Saturday, January 15, 2022

Do our muscles have memory?


If you live in Sydney, cycling is difficult to avoid. But as anyone new to the city can attest, hopping back on a saddle for the first time in years to weave through the narrow busy streets can be a daunting prospect.

Luckily, the old saying holds true: it really is like learning to ride a bike. Many people will have experienced the amazing and long-lasting memory for skills that is often known as "muscle memory".

Muscle memory exists in all kinds of different skills, from sewing, to dancing, to gaming. What is muscle memory? Does it involve changes in structure? What is happening in the brain?

What is Muscle Memory?

Even the simplest of everyday tasks involves a complex sequence of tensing and relaxing many different muscles. 

For most of these actions we have had repeated practice over our lifetime, therefore they can be performed faster, more smoothly and more accurately. 

Over time, with continual practice, actions as complicated as riding a bike, sewing, or even playing a musical instrument, can be performed almost automatically without thought.

We often talk about these skills as being held in muscle memory, but this term is really misleading. Although certain skills, like cycling or perfecting a golf swing, might require the strengthening of certain muscles, the processes that are important for learning and memory of new skills occur mainly in the brain, not in the muscles. 

Changes that occur in the brain during skill learning and memory alter the information that the brain sends out to the muscles, thereby changing the movements that are produced.

Skill learning and memory are clearly quite different from other forms of memory. It is thought that human memory is made up of multiple different systems that can all operate almost independently of each other (Squire, L. R. & Zola, S. M. Structure and function of declarative and non-declarative memory systems. Proc. Natl. Acad. Sci. 93, 13515–13522 (1996).

We can have memories for facts, for example London is the capital of England, but we may not be able to remember when or where we originally learned this fact. Likewise, you might remember having a conversation with a friend, but not remember what the conversation was about. 

This is because "declarative memory"; the memory for facts, is though to be a different system, controlled by different brain mechanisms, than the one used for memory of life events or "episodic memory"

Memory for skills can be thought of as another distinct system. You may be able to ride a bike perfectly, but that doesn’t mean you could explain to someone the exact sequence of movements needed in order to cycle. You may not even remember when or where you learned this skill.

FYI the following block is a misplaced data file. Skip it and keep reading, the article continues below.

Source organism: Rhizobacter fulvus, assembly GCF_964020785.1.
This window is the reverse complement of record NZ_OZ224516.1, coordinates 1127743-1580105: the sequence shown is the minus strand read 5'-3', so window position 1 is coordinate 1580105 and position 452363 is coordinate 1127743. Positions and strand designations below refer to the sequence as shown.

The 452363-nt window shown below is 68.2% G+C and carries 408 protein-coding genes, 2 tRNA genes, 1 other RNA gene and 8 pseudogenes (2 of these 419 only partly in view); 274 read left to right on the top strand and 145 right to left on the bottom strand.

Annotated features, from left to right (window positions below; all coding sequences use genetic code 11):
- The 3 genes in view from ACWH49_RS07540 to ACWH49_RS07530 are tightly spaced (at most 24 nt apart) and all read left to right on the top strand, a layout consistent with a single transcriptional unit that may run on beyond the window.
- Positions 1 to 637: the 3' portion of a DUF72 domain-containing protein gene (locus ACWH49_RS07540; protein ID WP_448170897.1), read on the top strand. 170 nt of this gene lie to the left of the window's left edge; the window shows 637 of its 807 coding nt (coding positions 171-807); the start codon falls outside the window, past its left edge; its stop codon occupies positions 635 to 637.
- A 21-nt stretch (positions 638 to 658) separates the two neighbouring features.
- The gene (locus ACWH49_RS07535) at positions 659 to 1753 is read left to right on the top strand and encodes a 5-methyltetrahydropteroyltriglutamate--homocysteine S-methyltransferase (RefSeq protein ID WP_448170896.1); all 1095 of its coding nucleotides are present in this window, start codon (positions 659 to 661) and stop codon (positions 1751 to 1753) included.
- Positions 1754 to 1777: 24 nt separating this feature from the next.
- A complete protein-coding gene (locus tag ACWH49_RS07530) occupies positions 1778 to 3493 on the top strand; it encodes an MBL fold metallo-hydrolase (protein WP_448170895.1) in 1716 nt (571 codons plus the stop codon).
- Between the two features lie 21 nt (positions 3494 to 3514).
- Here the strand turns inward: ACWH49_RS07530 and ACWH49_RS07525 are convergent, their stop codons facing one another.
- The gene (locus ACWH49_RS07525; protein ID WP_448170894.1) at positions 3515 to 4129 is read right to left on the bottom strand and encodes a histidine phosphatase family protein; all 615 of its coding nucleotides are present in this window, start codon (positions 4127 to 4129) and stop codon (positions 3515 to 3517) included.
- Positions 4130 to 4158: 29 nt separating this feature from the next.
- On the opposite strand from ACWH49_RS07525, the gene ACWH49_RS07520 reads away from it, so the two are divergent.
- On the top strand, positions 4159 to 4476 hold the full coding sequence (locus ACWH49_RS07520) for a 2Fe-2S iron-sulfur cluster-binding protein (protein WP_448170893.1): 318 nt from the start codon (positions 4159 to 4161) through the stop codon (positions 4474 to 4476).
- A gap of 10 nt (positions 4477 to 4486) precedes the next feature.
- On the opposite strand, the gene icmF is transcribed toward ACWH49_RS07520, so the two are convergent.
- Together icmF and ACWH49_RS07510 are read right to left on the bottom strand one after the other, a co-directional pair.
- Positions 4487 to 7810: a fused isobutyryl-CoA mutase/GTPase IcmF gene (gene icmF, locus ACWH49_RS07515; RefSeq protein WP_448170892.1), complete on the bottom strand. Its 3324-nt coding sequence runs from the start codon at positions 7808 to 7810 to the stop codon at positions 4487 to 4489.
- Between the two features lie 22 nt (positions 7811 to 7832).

Studies of patients with amnesia and other memory disorders have demonstrated how these different memory systems can operate separately. 

The findings demonstrate an important aspect of skill memory; that it can be stored without any conscious awareness, and the skilled actions can be performed almost automatically. (Milner, B. Les troubles de la mémoire accompagnant des lésions hippocampiques bilatérales. Physiol. Hippocampe Cent. Natl. Rech. Sci. pp. 257–272 (1962).


It therefore becomes apparent, returning to the Velodrome Track to ride after a 16 year hiatus, that the brain never forgets the skills required to ride a bike and do so smoothly and with precision around the corners and on the banks of the track.

Why is correct spinal motion so vital to this process?

Correct spinal motion, involving the movement of the spinal bones and associated tissues and proper posture, have an influence on the brain and its function, thus affecting overall health.

This is because many brain functions have been linked to movement feedback and the maintenance of our upright posture against gravity.

Increased "body stress signals" such as a strain in the spine while riding, or an injury from falling off the bike, can lead to a range of deleterious effects in the brain, the nervous system and the body, more generally.

Body awareness messages or "Proprioception" can be thought of as an essential nutrient for the brain. It is essential for perceptual awareness and interaction with our environment.

It follows then, that correct, healthy function of the body and joints, will lead to normal nerve system communication, which really means reduced "body stress signals" and increased levels of "body awareness" messages. (Seaman D. R. JMPT 1998; 21(4).

It is for this reason that Chiropractic and Neuromuscular Rehabilitation are so vital to healthy brain function and memory.

Dr Vivienne Brimelow

If you would like further information and learn how Chiropractic and Neuromuscular Rehabilitation can assist you on your health journey, please contast us: info@chiropaedic.com.au or 0414 570 621

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